I was expecting a different outcome when I traveled out to Lakeview to see how residents there were watching the Saints game. I wanted to celebrate the incredible displays of neighborhood solidarity out there, as people assembled in trailers, in gutted homes, in churches and in tents, to watch the Saints game. They demonstrated that a neighborhood is more than just a collection of buildings; it’s a team bound together by relationships and common goals.
I was so sure the Saints would win, and so was everyone else. It just seemed like the stars had aligned for the Saints, that the curse of the dome had been lifted, that our wandering in the desert in search of the promised land had ended, that the gris-gris was kicking in, and that the magic would somehow rub off on us as we struggle to rebuild our lives, our homes, and our neighborhoods.
Alas, the Saints were stopped. Lakeview residents were visibly shocked and dismayed. The blow of defeat hit them hard. They really needed a victory. One woman driving away from a party gestured to me through the driver’s side window — she swept fingers down her cheeks like tears. From the players’ post-game comments I heard, the Saints were playing for a New Orleans’ recovery victory as much as we were cheering for a Saints Super Bowl victory.
Sean Payton said he recognized those expectations — he said he recognized the team spirit attitude of Saints and New Orleanians — which made the sting of defeat for fans and players that much worse.
“The hurt we have now will go away,” coach Sean Payton said. “But there are a lot of people back home, who were a big part of this season, who experienced a greater pain that won’t go away.”
Well, let me try to take the pressure off of the Saints.
New Orleanians have suffered defeats before. Forty years supporting a losing team didn’t stop fans from keeping the faith. Saints fans have always been among the most loyal and supportive of their team despite decades of losing. This year, the Saints finally proved that they can fight back from a near-death experience — maybe because they were near death. They played with the spirit of New Orleans pulsing through their veins, the funky rhythm of her culture setting the beat, and the bonds of community strengthening their play. The teams that could have done this throughout history are few to none. New Orleans inspires — it inspired the imaginations of the Saints to within one game of the Super Bowl. Just four teams were left standing at the end of the season — one of them was the Saints.
I salute the Saints for playing an extraordinarily successful season, for committing themselves to New Orleans, for being the vehicle of our hopes and prayers, and for keeping us in the consciousness of the nation when there is so much more to do.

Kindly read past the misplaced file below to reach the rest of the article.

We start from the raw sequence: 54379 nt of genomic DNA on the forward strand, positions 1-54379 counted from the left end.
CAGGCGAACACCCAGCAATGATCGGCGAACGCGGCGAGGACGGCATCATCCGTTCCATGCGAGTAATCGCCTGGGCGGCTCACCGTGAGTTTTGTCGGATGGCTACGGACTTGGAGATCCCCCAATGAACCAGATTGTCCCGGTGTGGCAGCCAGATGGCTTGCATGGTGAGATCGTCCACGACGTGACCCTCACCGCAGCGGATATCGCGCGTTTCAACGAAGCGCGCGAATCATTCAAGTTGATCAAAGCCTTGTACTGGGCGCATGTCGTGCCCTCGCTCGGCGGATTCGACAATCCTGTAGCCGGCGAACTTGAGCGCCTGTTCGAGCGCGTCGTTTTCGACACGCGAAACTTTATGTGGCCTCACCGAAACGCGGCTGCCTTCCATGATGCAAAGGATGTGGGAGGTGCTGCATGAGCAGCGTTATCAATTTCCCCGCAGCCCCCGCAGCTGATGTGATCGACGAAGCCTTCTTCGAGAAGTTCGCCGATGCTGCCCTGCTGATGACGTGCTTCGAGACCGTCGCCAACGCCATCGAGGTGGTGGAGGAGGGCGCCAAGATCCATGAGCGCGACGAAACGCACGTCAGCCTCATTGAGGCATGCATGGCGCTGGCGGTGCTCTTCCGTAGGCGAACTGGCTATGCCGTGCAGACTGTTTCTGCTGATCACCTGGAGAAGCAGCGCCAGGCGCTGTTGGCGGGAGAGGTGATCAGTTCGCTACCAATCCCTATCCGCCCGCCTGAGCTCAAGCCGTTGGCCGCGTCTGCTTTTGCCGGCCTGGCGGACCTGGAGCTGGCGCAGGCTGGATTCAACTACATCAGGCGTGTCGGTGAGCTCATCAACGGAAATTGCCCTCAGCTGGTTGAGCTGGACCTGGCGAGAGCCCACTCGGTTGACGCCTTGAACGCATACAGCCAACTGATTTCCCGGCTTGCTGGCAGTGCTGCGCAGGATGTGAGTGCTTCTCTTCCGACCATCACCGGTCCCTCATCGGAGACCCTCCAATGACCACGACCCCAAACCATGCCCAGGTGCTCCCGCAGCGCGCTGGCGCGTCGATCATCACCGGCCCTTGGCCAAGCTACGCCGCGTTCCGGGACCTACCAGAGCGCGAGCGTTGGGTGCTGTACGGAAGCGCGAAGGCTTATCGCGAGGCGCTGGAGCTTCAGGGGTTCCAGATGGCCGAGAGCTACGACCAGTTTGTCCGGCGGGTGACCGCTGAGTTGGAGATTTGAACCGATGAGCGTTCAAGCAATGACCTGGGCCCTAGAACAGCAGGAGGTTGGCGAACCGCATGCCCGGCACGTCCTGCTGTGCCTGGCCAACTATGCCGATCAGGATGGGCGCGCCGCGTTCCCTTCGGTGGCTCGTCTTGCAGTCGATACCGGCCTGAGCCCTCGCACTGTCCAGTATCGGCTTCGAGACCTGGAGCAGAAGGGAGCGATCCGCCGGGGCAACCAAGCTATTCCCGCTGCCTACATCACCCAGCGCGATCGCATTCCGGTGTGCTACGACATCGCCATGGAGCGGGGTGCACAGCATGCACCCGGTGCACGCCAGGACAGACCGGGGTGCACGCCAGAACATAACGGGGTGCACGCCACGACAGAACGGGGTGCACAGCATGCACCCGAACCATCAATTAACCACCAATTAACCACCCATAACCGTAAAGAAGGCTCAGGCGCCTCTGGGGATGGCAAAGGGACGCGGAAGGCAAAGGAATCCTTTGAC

God knows, New Orleanians aren’t strangers to adversity. I met a couple living just a football field’s length from the new sheetpiling at the breach in the 17th Street Canal levee wall. They know that their decision to be the first ones on their block to rebuild isn’t a rational proposition, but they felt that’s what they needed to do. They’re making a stand. They are model Americans. They possess the finest of the American pioneering spirit, forging a course of action in a hostile environment — not so much the natural environment, because that can be restored and improved — but a hostile policy environment, or should a I say a hostile anti-policy environment.
One of the scenes that strikes me anytime I travel out to Lakeview are all of the American flags. Even though their houses are completely gutted and abandoned, owners still leave American flags mounted in front of their homes. Some of the flags aren’t very well maintained, which I also find interesting. I know the flags aren’t intentionally neglected, but if citizens are having a hard time getting back into their homes because the federal government has yet to adequately live up to its responsibility, then the symbols of that power will inevitably fall into disrepair. It seems such a poignant sign of our times.
Before the Saints started winning, there seemed to be an unofficial war against New Orleans, in the midst of which, quietly, volunteers from around the country came here to help their fellow Americans get back on their feet again. The Saints played for those volunteers as well. Jarvis DeBerry:
When the hurricane struck, folks stranded here begged and screamed for the government to recognize them as Americans, to respond to the emergency with the appropriate urgency. Didn’t happen. Now, word is, we’re America’s Team.
More and more, we’re fighting as a team, staging the first phase of a nationwide revolt against the status quo. It’s becoming clearer to people around the country that as New Orleans goes, so goes the rest of the nation.
Just as Sean Payton groomed the Saints organization to eliminate prima donna players who put themselves before team, New Orleanians are organizing themselves with the support of fellow Americans around the country to eliminate prima donna partisans who put themselves and their friends ahead of citizens and country, and we’ve begun to operate as a team.
Sure, the Saints lost the NFC championship, but by playing as a team, they helped to win back New Orleans — an achievement far more worthy of our gratitude.
One of the things we saw the Saints do this year, for the first time in a long time, was to fight back in the second half, even when they were losing. It’s just half time in New Orleans. The Saints have another season to look forward to, and New Orleans still has a second half to look forward to.
More photos from my visit to Lakeview.
Ray in New Orleans — A message to the Who Dat nation
Ashley Morris — puke
Adrastos — bummer man